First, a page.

The conference will be held on 27 March 2020 at the Centre d'Histoire de Sciences Po, 56 rue Jacob, Paris 75006, salle du Traité. It is a CHSP European history research seminar and Cost-Action (18140) PIMo joint-conference.
This conference co-organized by David Do Paço and Marc Lazar examines the mobilization of an increasingly insistent and intransigent memory that refers to the so-called 'Christian roots of Europe'; a memory mobilized by the various European populist parties and their supporters, a memory that is adapted according to the specific referential frameworks of social groups, parties or institutions. The conference also focuses on collective initiatives that discuss the plurality of national and European memories, and the different political strategies leading to their affirmation, their transformation or their temporary and definitive disappearance. It also echoes a deep renewal of the social history of European societies, which over a long period of time, and in an increasingly systematic way, analyses the place and role of Muslim individuals and communities in the construction of modern and contemporary societies. Finally, it responds to the social demand for a different history of Europe and of the democracies - more or less liberal - of which Europe is composed.
Starting from Jack Goody's assertion that Islam is consubstantial with the history of European societies - whether through its acceptance, a set of interactions or rejections - the aim of our conference is to propose a comparative approach to the mobilisation of Muslim pasts at the European, national and community levels. From Spain to Hungary, from the United Kingdom to Italy, from France to Germany, European societies have had different and diverse experiences with Islam - as a religion and as relational communities - that contrast with a relatively homogenous Judeo-Christian affirmation of identity. Trade and conquest, conversions, varying forms of cohabitation and syncretisms are all experiences that offer modern societies resources for constructing their narrative, asserting specificity or a broader sense of belonging. However, the mobilization of the Muslim memories of Europe to promote a regional area that would exclude Islam or, on the contrary, claim a common past is not new. It also has a history and makes it possible to question from an original angle the moments of crisis experienced by European societies.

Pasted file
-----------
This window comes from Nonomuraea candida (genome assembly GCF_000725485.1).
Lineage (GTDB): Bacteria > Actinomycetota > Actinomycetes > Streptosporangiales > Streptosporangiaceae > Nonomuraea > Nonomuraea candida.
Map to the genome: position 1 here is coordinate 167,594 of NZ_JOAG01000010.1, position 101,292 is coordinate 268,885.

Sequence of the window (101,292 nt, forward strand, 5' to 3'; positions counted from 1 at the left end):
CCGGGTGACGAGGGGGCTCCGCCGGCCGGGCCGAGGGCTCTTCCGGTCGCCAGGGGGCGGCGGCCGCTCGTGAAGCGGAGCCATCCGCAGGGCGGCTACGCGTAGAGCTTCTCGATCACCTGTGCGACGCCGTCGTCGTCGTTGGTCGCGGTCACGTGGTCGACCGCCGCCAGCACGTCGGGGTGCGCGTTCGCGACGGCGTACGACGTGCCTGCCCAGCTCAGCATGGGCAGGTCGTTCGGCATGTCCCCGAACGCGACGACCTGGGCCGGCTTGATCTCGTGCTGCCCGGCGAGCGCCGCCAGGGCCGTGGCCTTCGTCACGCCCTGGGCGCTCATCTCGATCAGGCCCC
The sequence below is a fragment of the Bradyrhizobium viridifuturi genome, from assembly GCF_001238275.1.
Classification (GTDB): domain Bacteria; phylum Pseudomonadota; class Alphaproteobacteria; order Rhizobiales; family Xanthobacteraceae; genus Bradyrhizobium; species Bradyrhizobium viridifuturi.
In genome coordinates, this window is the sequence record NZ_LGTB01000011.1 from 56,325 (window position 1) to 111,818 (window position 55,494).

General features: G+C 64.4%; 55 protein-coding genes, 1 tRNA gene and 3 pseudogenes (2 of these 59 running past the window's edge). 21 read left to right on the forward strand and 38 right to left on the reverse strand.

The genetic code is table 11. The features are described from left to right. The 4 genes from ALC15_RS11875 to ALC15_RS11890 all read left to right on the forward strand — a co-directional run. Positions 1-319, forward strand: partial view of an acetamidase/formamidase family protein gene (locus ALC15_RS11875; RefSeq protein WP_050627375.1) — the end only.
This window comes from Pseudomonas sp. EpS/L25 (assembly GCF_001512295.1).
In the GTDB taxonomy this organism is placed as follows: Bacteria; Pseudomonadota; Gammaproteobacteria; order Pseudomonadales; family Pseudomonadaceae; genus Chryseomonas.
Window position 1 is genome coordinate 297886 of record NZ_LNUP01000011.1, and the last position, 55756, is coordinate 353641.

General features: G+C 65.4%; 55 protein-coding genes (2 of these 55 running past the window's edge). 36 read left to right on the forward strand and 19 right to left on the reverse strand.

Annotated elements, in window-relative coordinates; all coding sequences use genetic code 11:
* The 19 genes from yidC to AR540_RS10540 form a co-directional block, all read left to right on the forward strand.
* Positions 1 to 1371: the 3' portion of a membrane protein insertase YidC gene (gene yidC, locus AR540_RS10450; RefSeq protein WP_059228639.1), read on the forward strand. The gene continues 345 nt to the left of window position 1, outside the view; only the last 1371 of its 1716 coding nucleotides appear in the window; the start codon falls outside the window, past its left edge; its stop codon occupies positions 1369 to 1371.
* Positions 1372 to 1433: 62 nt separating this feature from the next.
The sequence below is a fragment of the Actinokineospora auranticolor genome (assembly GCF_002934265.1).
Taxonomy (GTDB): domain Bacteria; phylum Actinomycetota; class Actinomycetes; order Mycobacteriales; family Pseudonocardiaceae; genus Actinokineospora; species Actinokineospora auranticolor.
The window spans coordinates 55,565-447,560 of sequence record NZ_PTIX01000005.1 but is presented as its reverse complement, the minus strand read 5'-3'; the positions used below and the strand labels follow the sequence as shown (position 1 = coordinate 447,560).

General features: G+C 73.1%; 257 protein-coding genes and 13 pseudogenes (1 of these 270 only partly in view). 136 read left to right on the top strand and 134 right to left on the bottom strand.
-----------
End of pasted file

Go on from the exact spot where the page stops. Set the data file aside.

8:45 Coffee & Tea
David Do Paço (Sciences Po, CHSP)
Silent and Invisible: Muslims in Early Modern and Modern European History
Marc Lazar (Sciences Po, CHSP)
The instrumentalization of Islam by European Populist Parties
9:45 Panel 1 | Remembering Europe
Chair: Nadia Marzouki (Sciences Po, CERI)
Nadia Al-Bagdadi (Central European University)
Temporality and self-fashioning – Arab biography, chronotypes, memory
Joanna Musiatewicz (Uniwersytet Warszawski)
Splendid and Irritating. The Image of Europe and the Europeans in the Works of Ahmad Faris al-Shidyaq
11:30 Panel 2 | An intellectual legacy
Chair: Daniel Barbu (CNRS)
Roberto Tottoli (Università di Napoli L’Orientale)
Struggling with Arabic: The Qur’an in the European Republic of Letters (16th-18th cen.)
Chiara Petrolini (Universität Wien)
An eloquent reticence: Vienna and the Islamic World in the papers of the imperial librarian Sebastian Tengnagel (1565-1636)
14:30 Panel 3 | Political Historiographies
Chair: Dónal Hassett (University College Cork)
Markus Koller (Ruhr-Universität Bochum)
The memory of the Ottoman rule in Hungary - current trends in the Historiography.
M’hamed Oualdi (Sciences Po, CHSP)
Emphasizing the Christian captives' complaints in North Africa while forgetting North African slaves’ petitions in 18th century Europe: from a symmetric history to amnesia
16:15 Panel 4 | Entangled memories
Chair: Antoine Perrier (Université Paris-Sorbonne/Sciences Po)
Luc Chantre (Université Rennes 2)
Quand l’Europe séjournait à La Mecque : Peut-on parler d’une mémoire européenne du hajj ?
Dónal Hassett (University College Cork)
'I spilled my blood for France and hope now she will not let me die of hunger': Mobilizing the Memory of the Great War in Colonial Algeria
Jakob Vogel (Centre Marc Bloch/Sciences Po)
A chatoyant object: trying to make sense of Muslim memories in Europa - Notre histoire
David Do Paço, asst. Prof, Sciences Po, CHSP